2013                     2,541                   8,436

Finally, in our district, teachers are invited to attend technology integration field trips. I’d like to invite you to take a quick look at the short video and associated resources from Field Trip #6: Critical Issues  in which a classroom teacher and the school librarian team up on language arts TAG students. The unit uses library databases (Opposing Viewpoints, Learn 360, Citation Maker) and Google Docs.

For more information:

“OSLIS is a K-12 web portal providing access to quality licensed databases within an information literacy framework.  Learn more...

OSLIS is supported by the Institute of Museum and Library Services through the Library Services and Technology Act, administered by the Oregon State Library”

Lynn Lary is the Instructional Technology Specialist & Media/Library Coordinator for the Springfield Public Schools in Springfield, Oregon where she spends her time working with teachers and teacher librarians to support 21st century teaching and learning. 

Visit her at Libraries without Walls — a professional development resource for classroom teachers.

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8 CommentsTags: Libraries Without Walls

Learning Commons: Ideology-Philosophy-Manifesto

May 03, 2013 · 26 Comments

Hello my friends! 

In this second blog post, I hope to make you think and question what you do.  Together we will begin the  foundation for you to build your campus  Learning Commons.  What do you think of the words I chose in the title?   Ideology - Philosophy - Manifesto?  Think of these words and decide which one gives YOU more passion.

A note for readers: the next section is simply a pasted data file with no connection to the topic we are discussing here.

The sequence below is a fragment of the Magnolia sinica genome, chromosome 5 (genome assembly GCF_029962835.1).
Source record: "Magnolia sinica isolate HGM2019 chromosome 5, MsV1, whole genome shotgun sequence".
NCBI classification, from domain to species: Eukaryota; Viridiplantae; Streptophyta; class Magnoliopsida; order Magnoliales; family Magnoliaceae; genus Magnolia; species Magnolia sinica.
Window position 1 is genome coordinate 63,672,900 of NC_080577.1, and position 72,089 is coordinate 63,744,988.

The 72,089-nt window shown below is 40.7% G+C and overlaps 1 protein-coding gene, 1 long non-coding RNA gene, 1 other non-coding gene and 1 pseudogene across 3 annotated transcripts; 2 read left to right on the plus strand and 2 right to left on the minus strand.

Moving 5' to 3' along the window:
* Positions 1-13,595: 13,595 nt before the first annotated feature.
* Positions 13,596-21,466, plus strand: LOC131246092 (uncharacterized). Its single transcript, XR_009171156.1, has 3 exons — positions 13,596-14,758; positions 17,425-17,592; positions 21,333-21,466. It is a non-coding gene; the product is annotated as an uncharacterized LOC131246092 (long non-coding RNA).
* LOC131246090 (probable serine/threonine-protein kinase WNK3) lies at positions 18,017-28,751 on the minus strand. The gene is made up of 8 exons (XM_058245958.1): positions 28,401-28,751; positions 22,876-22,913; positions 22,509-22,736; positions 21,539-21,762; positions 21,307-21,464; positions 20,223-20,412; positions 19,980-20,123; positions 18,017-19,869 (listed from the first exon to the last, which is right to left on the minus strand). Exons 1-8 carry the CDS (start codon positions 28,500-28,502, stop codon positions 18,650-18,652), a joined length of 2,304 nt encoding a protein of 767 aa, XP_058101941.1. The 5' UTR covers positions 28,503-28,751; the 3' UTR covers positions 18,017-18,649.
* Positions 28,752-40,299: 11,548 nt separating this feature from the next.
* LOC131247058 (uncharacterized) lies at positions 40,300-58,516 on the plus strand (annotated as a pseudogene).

From Merriam-Webster

  • ideology : visionary theorizing
  • philosophy : 3b : a theory underlying or regarding a sphere of activity or thought
  • manifesto :  a written statement declaring publicly the intentions, motives, or views of its issuer

Today or tomorrow I want you to stand quietly in your library and look at it.  Be critical of what you see!  How is your entire room used?  Are students and teachers in the library every day or every period?  Are all of your resources being used daily?  Which print or electronic resources are students using?  How many choices are you giving your students?  Are you teaching students the 21st Century skills needed for success?

For years I asked myself did my program meet the needs of all students, so my program supported the gifted student , the failing student, the fine art student, etc.  These programs worked for several years on my campus.  The culture was changing rapidly in education; however, we were not preparing for it.  Why not?  The 21st century skilled librarian is more important to students now than ever before.  Information retrieval on the Internet is getting harder and harder especially if you seek valid information.  Our students are overwhelmed with information, and so are our teachers. I have mentioned two changes one regarding education as a whole and one regarding accessing information.